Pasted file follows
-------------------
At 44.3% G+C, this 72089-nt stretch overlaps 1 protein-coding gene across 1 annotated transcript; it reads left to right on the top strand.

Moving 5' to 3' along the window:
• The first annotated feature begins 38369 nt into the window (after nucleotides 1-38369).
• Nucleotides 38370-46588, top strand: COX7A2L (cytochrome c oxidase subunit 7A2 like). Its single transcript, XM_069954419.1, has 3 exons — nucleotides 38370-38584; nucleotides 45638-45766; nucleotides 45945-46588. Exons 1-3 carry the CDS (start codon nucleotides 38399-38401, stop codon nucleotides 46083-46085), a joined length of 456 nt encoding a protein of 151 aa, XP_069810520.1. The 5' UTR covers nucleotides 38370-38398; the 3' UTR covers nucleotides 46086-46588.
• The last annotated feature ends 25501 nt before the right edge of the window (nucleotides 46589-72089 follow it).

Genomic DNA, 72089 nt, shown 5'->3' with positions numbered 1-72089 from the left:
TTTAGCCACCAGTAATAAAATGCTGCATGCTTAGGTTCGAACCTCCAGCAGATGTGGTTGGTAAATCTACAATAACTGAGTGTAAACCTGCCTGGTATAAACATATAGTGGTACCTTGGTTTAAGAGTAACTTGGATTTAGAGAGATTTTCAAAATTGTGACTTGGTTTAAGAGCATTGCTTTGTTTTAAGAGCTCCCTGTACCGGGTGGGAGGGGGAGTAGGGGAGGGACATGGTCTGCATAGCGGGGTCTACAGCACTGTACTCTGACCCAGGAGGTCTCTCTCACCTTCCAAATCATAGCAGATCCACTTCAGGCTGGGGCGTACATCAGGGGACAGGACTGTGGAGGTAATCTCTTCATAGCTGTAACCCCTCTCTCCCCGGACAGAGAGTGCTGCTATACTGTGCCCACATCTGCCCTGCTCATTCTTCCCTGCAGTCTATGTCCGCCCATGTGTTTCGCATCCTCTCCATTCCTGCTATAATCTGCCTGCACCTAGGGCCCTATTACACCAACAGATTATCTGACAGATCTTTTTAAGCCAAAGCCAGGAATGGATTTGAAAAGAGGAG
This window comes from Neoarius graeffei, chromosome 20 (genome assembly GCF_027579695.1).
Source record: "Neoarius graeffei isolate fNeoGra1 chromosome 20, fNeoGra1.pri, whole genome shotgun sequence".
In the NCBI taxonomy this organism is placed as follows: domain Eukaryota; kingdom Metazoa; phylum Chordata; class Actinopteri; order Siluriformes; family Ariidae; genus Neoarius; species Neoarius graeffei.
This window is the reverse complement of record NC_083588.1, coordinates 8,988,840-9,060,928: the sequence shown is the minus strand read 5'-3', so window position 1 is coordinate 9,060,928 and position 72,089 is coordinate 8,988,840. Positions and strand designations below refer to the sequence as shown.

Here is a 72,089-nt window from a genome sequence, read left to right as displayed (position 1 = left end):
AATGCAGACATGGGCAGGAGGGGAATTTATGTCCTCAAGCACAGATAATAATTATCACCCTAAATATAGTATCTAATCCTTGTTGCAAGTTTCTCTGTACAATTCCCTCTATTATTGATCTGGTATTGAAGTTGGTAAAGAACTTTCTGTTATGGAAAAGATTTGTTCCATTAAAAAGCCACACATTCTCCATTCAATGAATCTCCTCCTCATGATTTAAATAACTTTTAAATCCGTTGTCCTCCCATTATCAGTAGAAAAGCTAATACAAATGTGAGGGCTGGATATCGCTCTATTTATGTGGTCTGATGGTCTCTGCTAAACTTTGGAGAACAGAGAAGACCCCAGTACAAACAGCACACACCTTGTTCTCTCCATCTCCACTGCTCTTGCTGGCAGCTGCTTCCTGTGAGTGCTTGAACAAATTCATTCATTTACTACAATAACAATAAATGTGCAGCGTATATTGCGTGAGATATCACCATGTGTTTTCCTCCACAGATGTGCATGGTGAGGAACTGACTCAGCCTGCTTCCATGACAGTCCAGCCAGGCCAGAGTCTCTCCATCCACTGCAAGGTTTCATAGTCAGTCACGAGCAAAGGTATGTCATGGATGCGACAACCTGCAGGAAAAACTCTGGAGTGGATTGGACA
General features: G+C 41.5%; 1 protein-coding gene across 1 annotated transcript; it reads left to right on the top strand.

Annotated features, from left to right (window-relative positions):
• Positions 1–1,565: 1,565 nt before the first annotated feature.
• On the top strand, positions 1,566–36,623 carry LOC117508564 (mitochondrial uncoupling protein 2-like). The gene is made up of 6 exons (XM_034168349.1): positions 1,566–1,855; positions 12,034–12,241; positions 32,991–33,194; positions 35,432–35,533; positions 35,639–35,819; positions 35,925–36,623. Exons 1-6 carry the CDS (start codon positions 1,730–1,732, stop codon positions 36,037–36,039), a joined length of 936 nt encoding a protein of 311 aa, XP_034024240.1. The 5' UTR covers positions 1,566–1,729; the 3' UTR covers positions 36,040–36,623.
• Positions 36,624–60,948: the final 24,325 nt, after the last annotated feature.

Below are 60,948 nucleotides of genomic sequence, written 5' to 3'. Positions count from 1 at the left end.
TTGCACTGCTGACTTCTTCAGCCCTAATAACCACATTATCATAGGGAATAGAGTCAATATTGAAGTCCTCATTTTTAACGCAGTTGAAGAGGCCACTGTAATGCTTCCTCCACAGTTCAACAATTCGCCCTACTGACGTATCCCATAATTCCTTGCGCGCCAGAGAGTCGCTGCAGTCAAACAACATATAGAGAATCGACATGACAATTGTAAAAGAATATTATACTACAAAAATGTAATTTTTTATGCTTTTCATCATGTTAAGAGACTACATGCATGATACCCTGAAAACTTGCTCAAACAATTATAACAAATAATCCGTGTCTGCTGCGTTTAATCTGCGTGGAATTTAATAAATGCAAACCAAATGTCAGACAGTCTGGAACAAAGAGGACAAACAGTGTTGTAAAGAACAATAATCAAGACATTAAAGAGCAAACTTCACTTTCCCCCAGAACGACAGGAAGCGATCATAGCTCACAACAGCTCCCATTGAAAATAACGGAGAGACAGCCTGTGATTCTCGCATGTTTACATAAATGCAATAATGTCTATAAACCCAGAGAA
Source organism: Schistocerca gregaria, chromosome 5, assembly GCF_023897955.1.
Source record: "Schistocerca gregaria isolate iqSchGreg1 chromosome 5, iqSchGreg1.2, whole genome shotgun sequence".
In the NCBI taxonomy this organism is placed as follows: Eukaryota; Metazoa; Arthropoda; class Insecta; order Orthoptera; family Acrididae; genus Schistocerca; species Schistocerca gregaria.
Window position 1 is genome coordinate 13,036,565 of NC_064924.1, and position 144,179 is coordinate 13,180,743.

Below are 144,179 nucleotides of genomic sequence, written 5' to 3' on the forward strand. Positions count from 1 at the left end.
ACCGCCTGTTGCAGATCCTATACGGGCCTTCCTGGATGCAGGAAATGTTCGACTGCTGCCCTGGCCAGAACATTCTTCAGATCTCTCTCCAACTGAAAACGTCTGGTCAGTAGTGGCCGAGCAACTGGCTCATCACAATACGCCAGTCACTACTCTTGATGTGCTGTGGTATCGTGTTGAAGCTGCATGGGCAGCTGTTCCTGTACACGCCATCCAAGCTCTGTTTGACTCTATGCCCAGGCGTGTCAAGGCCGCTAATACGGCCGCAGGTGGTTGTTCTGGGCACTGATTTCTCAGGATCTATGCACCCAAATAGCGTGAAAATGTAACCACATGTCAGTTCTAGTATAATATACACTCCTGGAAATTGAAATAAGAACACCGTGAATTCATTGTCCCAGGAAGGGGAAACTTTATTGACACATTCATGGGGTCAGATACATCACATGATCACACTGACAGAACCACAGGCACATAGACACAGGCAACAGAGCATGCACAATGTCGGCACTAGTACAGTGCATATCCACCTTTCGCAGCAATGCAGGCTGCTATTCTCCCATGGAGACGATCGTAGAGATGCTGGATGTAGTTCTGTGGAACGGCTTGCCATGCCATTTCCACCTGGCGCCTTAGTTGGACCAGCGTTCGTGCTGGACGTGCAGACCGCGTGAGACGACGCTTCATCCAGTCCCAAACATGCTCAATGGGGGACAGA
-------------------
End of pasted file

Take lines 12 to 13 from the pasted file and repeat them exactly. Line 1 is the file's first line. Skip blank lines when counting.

Here is a 72,089-nt window from a genome sequence, read left to right as displayed (position 1 = left end):
AATGCAGACATGGGCAGGAGGGGAATTTATGTCCTCAAGCACAGATAATAATTATCACCCTAAATATAGTATCTAATCCTTGTTGCAAGTTTCTCTGTACAATTCCCTCTATTATTGATCTGGTATTGAAGTTGGTAAAGAACTTTCTGTTATGGAAAAGATTTGTTCCATTAAAAAGCCACACATTCTCCATTCAATGAATCTCCTCCTCATGATTTAAATAACTTTTAAATCCGTTGTCCTCCCATTATCAGTAGAAAAGCTAATACAAATGTGAGGGCTGGATATCGCTCTATTTATGTGGTCTGATGGTCTCTGCTAAACTTTGGAGAACAGAGAAGACCCCAGTACAAACAGCACACACCTTGTTCTCTCCATCTCCACTGCTCTTGCTGGCAGCTGCTTCCTGTGAGTGCTTGAACAAATTCATTCATTTACTACAATAACAATAAATGTGCAGCGTATATTGCGTGAGATATCACCATGTGTTTTCCTCCACAGATGTGCATGGTGAGGAACTGACTCAGCCTGCTTCCATGACAGTCCAGCCAGGCCAGAGTCTCTCCATCCACTGCAAGGTTTCATAGTCAGTCACGAGCAAAGGTATGTCATGGATGCGACAACCTGCAGGAAAAACTCTGGAGTGGATTGGACA